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Praise, Honesty, & Appreciative Joy

I was recently watching a mother and adult son interact.  It was clear the mother cared for her son and wanted desperately to connect and contribute to his well-being.  The mother's strategy was to praise her son profusely around mundane things, especially around what she thought he should be doing.  I heard things like, "That's the most exercise you've had in awhile. That's great."  General praise words like, great, neat, and super were common and frequently came with more emotion than her son ever expressed.  Again and again I watched as the son tightened and froze in the face of his mom's praise.


For him it was a bind; on the one hand he seemed to be getting positive attention, on the other hand it didn't meet his needs for being seen and celebrating what he was excited about.  He couldn't find a way to say he didn't like what his mom said, because his mom was so "positive".  The implicit message the son received was that he should behave a certain way to make her happy and there really isn't room for what he cares about.


Praise is an expression of the adjectives and labels you have attached to an experience; in short your opinion.  Behind any opinion are the feelings and needs of the speaker, even though it seems like it is about the needs of the receiver.  This gives the receiver an impression that they are being manipulated and thus there is an impulse to move away from or dismiss the praise.


If you find yourself excited about what someone is doing because it meets your needs, brings you relief, harmony, ease, etc., then express that as your excitement, being clear that it meets your needs. This is honesty.  For example, with a celebration of someone meeting your needs, expressing with honesty might sound like, "You're great.  When I say you're great I mean I am so grateful for the support."  This kind of honesty can then awaken appreciative joy for the other person rather than confusion about what's happening.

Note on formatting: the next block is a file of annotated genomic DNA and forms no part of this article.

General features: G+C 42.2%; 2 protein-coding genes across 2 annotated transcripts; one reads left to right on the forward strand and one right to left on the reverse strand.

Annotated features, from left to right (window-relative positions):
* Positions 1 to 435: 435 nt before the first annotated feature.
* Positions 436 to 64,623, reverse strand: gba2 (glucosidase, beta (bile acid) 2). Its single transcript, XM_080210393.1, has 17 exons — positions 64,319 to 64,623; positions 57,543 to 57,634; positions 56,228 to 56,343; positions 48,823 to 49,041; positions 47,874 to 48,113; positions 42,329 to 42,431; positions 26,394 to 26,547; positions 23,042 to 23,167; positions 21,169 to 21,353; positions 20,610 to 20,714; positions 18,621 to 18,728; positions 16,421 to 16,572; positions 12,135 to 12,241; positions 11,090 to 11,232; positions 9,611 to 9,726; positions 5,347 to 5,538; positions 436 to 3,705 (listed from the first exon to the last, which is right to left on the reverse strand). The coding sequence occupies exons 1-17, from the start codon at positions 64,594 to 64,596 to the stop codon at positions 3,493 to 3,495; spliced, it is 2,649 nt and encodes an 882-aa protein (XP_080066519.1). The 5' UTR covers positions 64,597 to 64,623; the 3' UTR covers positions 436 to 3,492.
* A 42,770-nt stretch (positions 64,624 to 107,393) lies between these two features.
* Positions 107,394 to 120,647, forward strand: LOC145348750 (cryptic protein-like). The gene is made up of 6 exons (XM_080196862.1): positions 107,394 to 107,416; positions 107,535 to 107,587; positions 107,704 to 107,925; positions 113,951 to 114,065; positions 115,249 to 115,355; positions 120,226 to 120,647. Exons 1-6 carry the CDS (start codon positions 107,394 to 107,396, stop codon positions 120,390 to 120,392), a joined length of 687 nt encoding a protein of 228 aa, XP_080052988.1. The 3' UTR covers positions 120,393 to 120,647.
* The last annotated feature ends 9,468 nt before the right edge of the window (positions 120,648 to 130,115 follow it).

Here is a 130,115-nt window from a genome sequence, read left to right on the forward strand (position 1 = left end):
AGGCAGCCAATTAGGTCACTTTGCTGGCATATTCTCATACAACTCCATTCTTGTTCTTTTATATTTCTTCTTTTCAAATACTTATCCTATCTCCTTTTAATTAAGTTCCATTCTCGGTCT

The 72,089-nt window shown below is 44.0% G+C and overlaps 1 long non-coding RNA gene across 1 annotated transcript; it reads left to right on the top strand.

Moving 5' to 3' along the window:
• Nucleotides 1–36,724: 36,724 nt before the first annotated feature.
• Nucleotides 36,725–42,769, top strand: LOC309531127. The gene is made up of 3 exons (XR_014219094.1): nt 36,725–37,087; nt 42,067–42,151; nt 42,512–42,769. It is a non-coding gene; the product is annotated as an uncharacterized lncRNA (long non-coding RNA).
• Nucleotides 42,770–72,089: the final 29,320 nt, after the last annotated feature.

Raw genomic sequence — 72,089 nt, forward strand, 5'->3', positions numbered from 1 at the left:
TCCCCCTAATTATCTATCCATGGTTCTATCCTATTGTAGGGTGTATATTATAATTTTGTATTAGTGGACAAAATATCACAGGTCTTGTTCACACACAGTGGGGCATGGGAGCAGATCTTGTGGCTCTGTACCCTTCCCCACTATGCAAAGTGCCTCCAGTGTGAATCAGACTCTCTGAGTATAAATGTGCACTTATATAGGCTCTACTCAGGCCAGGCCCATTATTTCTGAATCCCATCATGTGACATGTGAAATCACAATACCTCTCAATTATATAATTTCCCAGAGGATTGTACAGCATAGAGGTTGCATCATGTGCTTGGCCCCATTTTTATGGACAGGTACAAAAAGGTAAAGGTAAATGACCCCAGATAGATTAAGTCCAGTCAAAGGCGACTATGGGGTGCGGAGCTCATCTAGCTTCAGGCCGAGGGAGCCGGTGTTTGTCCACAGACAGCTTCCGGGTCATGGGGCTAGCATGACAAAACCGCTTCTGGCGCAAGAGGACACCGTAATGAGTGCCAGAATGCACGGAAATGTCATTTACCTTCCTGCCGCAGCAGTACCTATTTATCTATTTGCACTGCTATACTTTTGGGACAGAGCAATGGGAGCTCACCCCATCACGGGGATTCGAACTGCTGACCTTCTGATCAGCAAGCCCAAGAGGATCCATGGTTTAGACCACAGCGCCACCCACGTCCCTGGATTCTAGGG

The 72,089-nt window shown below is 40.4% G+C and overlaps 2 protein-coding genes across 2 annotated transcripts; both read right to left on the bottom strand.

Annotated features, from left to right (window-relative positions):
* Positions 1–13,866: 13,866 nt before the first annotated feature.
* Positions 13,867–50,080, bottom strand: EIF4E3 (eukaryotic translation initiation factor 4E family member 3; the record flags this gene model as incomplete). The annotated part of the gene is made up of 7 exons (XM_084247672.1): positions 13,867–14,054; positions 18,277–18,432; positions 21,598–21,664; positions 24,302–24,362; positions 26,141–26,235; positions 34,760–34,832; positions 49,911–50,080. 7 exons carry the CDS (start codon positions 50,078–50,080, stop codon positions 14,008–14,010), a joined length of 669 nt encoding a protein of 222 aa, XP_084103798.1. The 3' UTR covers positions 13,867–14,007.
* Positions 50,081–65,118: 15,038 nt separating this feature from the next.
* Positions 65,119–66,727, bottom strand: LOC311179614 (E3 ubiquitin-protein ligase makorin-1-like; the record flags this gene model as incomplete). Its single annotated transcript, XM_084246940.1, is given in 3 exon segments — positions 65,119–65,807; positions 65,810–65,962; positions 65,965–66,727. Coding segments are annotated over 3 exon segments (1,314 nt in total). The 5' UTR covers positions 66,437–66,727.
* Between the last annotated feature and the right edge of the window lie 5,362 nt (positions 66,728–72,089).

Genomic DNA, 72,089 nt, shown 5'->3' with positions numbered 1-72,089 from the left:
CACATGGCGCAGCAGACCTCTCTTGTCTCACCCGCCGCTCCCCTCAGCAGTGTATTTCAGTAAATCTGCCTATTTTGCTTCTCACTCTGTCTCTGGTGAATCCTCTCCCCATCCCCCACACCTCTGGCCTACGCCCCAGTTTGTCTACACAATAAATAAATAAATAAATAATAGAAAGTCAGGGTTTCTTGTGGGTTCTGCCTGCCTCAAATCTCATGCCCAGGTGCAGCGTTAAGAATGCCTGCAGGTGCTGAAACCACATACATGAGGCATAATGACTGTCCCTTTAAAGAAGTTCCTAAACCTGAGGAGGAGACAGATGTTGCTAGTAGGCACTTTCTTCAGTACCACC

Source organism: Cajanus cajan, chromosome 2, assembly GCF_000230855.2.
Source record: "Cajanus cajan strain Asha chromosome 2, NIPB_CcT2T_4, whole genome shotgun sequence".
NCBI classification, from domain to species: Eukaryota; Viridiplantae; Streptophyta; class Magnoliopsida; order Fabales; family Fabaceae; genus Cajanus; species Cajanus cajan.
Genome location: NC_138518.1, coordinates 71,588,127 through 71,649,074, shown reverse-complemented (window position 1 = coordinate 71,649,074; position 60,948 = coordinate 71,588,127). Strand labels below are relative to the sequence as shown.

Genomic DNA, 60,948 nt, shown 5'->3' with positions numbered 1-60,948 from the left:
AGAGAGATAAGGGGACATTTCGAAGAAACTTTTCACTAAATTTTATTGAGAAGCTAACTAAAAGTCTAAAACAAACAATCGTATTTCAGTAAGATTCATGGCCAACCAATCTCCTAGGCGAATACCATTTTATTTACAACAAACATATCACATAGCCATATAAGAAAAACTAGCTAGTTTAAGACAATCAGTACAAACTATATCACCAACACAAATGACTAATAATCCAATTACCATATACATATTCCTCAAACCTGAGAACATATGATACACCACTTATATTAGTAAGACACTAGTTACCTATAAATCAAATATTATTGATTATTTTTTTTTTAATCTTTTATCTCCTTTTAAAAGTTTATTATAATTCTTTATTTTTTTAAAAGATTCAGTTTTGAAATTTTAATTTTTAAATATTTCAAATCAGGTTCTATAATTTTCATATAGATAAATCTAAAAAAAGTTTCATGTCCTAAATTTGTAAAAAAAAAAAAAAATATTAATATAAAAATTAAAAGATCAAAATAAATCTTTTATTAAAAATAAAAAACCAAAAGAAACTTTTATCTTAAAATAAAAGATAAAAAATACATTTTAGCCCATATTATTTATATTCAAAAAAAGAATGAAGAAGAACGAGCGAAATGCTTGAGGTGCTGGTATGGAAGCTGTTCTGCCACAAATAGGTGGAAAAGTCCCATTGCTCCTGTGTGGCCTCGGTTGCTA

If you find yourself excited about someone's joy or success because their needs are met, this is appreciative joy.  Appreciative joy is an agenda-less celebration.  Appreciative joy might sound like this, "I am just so happy you are happy."  


If you are hoping to change someone's behavior through praise or criticism, it's a signal that you have lost touch with your own feelings, needs, and requests.


If you are on the receiving end of praise, and would like to connect with the other person, here are some ways you might respond:

  • Hmm, hearing you say that, I notice myself tighten up.  Could you help me understand where you are coming from?

  • I hear you say it was great.  What about it worked for you?

  • When I hear you say that, I think it means you want me to be or behave in a certain way.  Then I just shut down or want to do the opposite.  Would you be willing to talk about how you're affected (your feelings and needs) rather than me and my actions?


Making distinctions regarding praise, honesty, and appreciative joy can seem a bit tedious if you are trying to figure out how to do things "right".  But when you can approach it with the simple intention of being connected with what's most deeply true it will help you access greater joy and authenticity in your life.



This week notice when you are giving or receiving praise.  Pause and check in with the true intention in the moment.

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